View details for Web of Science ID 000337992300002
View details for PubMedID 24704313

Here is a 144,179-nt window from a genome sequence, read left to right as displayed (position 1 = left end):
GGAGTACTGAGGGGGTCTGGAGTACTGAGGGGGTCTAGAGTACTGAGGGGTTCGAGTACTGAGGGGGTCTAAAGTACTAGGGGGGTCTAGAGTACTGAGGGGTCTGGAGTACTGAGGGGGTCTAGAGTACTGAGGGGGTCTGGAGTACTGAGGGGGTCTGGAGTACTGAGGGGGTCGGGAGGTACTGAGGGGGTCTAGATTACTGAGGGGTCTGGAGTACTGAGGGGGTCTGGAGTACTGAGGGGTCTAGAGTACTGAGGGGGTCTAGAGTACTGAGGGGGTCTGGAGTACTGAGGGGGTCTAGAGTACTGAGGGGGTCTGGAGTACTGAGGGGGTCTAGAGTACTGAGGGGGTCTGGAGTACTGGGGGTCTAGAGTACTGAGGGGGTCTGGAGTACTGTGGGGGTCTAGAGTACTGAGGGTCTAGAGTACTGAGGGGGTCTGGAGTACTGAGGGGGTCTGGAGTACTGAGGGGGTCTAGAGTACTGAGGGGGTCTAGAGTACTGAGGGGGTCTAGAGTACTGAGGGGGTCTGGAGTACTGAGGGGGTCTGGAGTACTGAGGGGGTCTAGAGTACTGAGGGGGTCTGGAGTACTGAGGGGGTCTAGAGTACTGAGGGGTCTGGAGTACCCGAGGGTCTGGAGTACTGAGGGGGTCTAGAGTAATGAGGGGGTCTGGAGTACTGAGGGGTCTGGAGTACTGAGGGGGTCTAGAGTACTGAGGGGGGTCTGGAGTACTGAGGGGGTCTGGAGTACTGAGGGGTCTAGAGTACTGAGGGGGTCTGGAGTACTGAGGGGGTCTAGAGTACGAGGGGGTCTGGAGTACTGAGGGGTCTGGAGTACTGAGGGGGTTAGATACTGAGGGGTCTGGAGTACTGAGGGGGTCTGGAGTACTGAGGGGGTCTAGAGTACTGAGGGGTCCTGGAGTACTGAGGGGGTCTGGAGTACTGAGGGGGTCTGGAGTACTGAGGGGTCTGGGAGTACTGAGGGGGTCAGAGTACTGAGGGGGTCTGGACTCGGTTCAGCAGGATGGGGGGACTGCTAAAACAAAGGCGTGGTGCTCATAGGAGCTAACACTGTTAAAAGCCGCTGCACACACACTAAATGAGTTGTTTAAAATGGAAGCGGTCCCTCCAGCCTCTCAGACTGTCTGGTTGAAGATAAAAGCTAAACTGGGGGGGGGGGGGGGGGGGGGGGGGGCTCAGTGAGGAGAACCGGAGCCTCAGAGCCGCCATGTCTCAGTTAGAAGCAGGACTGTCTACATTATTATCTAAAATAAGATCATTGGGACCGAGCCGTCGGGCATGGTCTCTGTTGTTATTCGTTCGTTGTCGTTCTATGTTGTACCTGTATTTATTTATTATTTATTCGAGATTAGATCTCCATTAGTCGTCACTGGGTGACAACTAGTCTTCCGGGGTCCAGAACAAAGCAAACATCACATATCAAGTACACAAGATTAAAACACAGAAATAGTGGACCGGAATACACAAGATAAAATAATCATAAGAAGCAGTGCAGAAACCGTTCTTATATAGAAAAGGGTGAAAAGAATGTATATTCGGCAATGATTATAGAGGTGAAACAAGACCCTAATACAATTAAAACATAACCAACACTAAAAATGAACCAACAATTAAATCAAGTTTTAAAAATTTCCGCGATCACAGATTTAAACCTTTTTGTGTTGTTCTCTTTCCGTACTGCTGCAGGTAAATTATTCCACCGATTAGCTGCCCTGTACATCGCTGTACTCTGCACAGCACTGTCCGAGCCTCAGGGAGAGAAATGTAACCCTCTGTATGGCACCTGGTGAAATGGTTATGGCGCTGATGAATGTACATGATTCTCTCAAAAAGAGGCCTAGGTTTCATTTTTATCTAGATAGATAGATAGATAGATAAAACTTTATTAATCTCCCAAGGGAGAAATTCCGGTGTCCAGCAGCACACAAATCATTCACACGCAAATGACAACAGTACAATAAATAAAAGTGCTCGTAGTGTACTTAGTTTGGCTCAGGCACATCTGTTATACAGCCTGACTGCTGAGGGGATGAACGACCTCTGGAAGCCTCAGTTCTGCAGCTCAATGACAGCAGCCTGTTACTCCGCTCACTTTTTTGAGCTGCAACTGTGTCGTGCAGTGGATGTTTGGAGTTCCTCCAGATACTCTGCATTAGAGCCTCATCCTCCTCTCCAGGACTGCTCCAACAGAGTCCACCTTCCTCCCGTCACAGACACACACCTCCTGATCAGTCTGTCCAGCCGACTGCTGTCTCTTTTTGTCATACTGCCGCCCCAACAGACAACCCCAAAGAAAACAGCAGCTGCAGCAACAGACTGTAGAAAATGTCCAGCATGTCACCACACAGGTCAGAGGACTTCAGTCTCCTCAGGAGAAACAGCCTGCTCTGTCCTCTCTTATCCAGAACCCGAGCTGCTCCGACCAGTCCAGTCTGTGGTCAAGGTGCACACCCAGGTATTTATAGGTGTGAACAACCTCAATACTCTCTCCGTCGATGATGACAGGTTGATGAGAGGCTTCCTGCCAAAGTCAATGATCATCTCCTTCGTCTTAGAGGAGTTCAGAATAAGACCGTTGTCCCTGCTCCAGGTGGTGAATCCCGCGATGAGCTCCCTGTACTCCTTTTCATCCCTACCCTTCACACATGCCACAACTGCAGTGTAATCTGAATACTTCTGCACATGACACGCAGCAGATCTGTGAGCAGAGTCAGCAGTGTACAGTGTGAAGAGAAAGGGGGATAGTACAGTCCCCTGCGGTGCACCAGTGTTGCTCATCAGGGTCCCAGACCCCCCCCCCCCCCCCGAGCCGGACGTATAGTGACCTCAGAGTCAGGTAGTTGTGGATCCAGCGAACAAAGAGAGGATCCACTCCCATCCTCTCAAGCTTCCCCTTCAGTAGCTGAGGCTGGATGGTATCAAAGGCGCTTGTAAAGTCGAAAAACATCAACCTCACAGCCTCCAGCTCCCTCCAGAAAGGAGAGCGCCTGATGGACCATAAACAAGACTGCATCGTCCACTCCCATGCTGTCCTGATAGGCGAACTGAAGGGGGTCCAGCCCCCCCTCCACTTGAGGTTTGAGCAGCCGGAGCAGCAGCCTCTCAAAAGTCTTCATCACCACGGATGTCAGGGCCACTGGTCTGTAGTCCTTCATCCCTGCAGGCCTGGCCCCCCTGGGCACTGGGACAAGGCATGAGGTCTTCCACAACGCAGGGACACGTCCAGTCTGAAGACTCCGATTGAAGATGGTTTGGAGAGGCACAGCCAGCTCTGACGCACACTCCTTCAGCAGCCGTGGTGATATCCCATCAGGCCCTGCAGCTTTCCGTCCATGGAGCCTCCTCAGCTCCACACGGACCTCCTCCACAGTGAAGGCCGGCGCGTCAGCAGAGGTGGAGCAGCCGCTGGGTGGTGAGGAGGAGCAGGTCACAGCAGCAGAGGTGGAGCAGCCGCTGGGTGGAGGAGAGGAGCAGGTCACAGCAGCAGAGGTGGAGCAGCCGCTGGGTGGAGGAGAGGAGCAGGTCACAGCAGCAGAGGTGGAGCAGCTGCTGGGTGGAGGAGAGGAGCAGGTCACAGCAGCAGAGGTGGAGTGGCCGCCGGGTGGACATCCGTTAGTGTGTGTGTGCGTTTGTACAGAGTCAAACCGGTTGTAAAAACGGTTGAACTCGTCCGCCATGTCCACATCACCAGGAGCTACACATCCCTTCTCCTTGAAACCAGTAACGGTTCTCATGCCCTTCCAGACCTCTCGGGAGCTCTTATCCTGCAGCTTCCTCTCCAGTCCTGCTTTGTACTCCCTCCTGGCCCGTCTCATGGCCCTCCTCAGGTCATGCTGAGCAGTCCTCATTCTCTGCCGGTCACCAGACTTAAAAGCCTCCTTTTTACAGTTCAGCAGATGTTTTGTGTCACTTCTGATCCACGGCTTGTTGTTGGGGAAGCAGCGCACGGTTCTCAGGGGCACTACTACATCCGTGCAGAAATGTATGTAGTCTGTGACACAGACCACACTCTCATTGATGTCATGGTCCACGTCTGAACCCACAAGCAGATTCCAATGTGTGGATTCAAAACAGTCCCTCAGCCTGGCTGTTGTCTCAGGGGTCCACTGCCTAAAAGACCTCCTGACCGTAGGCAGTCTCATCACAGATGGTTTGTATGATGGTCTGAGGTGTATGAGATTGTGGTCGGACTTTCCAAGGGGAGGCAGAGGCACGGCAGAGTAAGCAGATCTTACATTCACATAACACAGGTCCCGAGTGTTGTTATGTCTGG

High doses of cocaine can elicit seizures in humans and in laboratory animals. Several mechanisms have been proposed for the induction of seizures by cocaine, including enhanced monoaminergic signaling, blockade of ion channels, and alterations in GABA and glutamate transmission. Mutations in the SCN1A gene, which encodes the central nervous system (CNS) voltage-gated sodium channel (VGSC) Nav1.1, are responsible for several human epilepsy disorders including Dravet syndrome and genetic (generalized) epilepsy with febrile seizures plus (GEFS+). Mice heterozygous for the R1648H GEFS+ mutation (RH mice) exhibit reduced interneuron excitability, spontaneous seizures, and lower thresholds to flurothyl- and hyperthermia-induced seizures. However, it is unknown whether impaired CNS VGSC function or a genetic predisposition to epilepsy increases susceptibility to cocaine-induced seizures.Our primary goal was to determine whether Scn1a dysfunction caused by the RH mutation alters sensitivity to cocaine-induced behavioral and electrographic (EEG) seizures. We also tested novelty- and cocaine-induced locomotor activity and assessed the expression of Nav1.1 in midbrain dopaminergic neurons.We found that RH mice had a profound increase in cocaine-induced behavioral seizure susceptibility compared to wild-type (WT) controls, which was confirmed with cortical EEG recordings. By contrast, although the RH mice were hyperactive in novel environments, cocaine-induced locomotor activity was comparable between the mutants and WT littermates. Finally, immunofluorescence experiments revealed a lack of Nav1.1 immunoreactivity in dopaminergic neurons.These data indicate that a disease-causing CNS VGSC mutation confers susceptibility to the proconvulsant, but not motoric, effects of cocaine.